Cassadaga resident concerned about family’s land

CASSADAGA – A village resident wants to keep her family’s property along Cassadaga Beach.

Maria Behrns told the Cassadaga Village Board at a recent meeting her grandfather bought the land located at 40 Park Ave. in the late 1950s. She purchased the property from her grandmother in 1998.

“I wanted to retire here,” she said. “My grandfather built the trailer on the property and never had a problem with anyone who lived near there.”

This isn’t the case with Behrns, who reports having problems with the neighbors’ kids throwing rocks at her grandchildren.

“We didn’t make too many friends here,” she said. “I lived here my whole life, but didn’t spend a lot of time here. I don’t really know anyone.”

The septic tank was shut off to her trailer when Behrns stopped by recently.

“I was told to pay 25 percent because I don’t live here all the time,” she said. “My attorney sent their (Chautauqua County Septic) attorney a letter, but we haven’t had any response yet.”

“I came down here and saw the signs on my property,” Behrns continued. “I spoke to the mayor about my septic system being shut down.”

Behrns wants to spend more time on her grandfather’s property this summer, but can’t do that without a septic tank.

“I don’t want to invest $5,000 into a septic system if I can’t stay there,” she said. “It’s a seasonal place and I am not really considered a resident. I have problems with neighbors.”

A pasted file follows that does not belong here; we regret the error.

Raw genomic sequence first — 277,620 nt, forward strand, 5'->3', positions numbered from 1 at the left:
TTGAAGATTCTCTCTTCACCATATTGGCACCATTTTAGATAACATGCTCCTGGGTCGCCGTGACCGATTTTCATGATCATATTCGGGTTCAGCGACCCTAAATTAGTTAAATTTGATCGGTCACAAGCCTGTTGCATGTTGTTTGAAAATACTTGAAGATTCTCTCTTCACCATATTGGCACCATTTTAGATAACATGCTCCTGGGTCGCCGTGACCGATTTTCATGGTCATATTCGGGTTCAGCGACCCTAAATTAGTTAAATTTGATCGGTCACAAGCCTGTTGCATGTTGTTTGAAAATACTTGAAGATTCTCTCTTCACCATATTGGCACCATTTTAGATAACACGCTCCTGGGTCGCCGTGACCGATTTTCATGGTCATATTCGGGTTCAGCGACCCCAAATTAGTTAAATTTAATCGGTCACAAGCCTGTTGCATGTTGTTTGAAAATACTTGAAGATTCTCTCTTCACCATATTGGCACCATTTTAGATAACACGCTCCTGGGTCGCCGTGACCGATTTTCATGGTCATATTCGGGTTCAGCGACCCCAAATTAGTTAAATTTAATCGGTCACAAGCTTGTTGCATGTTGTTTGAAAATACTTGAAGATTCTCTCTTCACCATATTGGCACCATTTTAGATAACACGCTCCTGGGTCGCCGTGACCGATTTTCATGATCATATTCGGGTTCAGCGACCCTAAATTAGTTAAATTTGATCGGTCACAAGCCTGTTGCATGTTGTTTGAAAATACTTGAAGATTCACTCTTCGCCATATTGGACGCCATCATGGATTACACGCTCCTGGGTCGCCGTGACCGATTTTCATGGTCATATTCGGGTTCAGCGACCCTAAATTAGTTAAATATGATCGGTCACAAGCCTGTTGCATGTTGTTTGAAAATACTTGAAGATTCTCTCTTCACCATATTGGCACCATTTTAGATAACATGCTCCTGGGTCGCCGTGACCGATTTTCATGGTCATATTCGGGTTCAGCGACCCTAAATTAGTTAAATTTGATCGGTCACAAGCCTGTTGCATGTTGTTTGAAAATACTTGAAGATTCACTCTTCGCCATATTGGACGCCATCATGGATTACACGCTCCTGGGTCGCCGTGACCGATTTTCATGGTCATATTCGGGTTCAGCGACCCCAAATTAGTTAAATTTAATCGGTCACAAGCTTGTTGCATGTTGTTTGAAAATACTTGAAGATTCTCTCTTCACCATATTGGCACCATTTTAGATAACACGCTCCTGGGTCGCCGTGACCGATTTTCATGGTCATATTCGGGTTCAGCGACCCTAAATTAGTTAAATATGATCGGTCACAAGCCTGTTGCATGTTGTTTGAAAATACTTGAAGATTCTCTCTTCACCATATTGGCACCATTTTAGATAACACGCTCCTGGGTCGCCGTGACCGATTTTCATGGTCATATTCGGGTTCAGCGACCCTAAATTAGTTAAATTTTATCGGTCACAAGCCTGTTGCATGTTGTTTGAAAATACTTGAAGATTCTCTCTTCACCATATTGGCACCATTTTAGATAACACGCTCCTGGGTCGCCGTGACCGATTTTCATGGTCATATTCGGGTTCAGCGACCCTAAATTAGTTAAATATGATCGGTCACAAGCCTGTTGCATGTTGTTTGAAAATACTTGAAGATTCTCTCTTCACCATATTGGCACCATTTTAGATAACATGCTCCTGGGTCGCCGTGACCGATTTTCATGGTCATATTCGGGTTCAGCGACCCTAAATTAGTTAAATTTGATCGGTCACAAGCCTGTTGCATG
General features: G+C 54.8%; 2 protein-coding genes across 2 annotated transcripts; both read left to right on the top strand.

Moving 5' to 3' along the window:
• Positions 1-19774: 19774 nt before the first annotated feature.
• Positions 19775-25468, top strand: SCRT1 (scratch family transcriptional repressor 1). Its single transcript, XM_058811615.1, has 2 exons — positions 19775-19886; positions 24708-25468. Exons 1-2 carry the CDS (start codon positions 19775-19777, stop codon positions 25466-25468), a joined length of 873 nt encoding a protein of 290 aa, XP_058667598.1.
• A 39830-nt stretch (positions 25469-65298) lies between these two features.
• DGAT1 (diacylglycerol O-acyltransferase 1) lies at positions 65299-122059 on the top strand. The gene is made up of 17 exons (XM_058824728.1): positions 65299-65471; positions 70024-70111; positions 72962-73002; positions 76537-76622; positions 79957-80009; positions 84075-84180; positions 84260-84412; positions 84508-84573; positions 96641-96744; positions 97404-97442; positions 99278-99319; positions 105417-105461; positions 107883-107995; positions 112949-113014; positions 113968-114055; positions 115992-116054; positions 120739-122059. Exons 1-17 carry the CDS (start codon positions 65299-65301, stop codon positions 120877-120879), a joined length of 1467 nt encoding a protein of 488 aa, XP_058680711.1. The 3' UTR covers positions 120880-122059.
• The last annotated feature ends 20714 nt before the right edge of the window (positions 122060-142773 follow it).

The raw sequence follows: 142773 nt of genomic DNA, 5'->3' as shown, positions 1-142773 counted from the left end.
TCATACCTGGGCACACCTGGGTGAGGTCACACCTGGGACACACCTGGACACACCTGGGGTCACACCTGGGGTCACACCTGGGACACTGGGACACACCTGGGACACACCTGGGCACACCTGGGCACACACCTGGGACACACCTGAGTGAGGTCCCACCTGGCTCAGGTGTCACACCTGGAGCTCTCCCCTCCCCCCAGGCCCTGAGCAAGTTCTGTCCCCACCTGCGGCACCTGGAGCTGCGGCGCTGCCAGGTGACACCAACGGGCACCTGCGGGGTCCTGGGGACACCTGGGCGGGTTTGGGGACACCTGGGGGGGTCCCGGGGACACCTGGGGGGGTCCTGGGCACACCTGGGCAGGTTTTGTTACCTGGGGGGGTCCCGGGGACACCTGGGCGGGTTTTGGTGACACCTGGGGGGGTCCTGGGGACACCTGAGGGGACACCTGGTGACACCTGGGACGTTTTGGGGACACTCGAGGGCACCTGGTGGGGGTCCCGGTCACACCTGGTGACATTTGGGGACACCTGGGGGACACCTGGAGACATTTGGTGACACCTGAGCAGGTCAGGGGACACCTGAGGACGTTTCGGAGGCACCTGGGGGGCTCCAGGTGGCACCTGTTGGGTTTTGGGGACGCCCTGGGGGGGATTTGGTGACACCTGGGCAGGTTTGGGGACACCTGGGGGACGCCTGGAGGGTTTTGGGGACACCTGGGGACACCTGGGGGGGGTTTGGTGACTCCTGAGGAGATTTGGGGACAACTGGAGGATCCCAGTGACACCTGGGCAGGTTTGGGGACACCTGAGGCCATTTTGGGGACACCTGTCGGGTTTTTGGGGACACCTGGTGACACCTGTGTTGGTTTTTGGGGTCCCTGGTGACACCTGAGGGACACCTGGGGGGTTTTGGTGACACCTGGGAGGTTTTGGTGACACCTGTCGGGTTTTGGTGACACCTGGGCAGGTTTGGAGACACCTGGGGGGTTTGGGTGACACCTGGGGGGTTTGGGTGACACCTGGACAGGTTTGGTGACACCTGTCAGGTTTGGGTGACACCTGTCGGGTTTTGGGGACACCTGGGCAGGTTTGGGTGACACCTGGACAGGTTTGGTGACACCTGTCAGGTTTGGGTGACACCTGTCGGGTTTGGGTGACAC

Mayor LeeAnn Lazarony said the village doesn’t take sides on these matters.

“We can’t allow someone to inhabit a residence without septic,” she said. “It is a health issue; if you are there a day it is considered inhabiting the home. You can park there and go in and out to use the beach.”

“The trailer is like camping only nicer,” Behrns said. “I can’t replace the trailer.”

Village Clerk Roxanne Astry mentioned Behrns has rights, because she is grandfathered in.

“If I could spend my summers down here I would build something,” Behrns said. “I asked my neighbor 10-years ago if she would sell me four feet of her property, and she said it was the ‘silver lining’ of her property and she wouldn’t sell it to me.”

Behrns knows variances are needed to build on the land and they are time limited.

“We will get a hold of the zoning officer and have him tell you what you need to do,” Lazarony said.

“Right now I have three shut offs,” Behrns said. “The main waterline, trailer line and ground line are shut off. I brought water with me to use for the toilet.”

Behrns is worried if the trailer stays condemned for too long the village will tear down her home.

“If the trailer is not used for 18 months, it is no longer protected under the grandfather case,” Astry said.

“I feel terrible I have lived here so many years and don’t really know anyone,” Behrns said. “I work full-time. I love this place, it’s nostalgic. My daughter and grandkids love it here too.”

When she gets more vacation time, Behrns said she plans to be more involved in the community.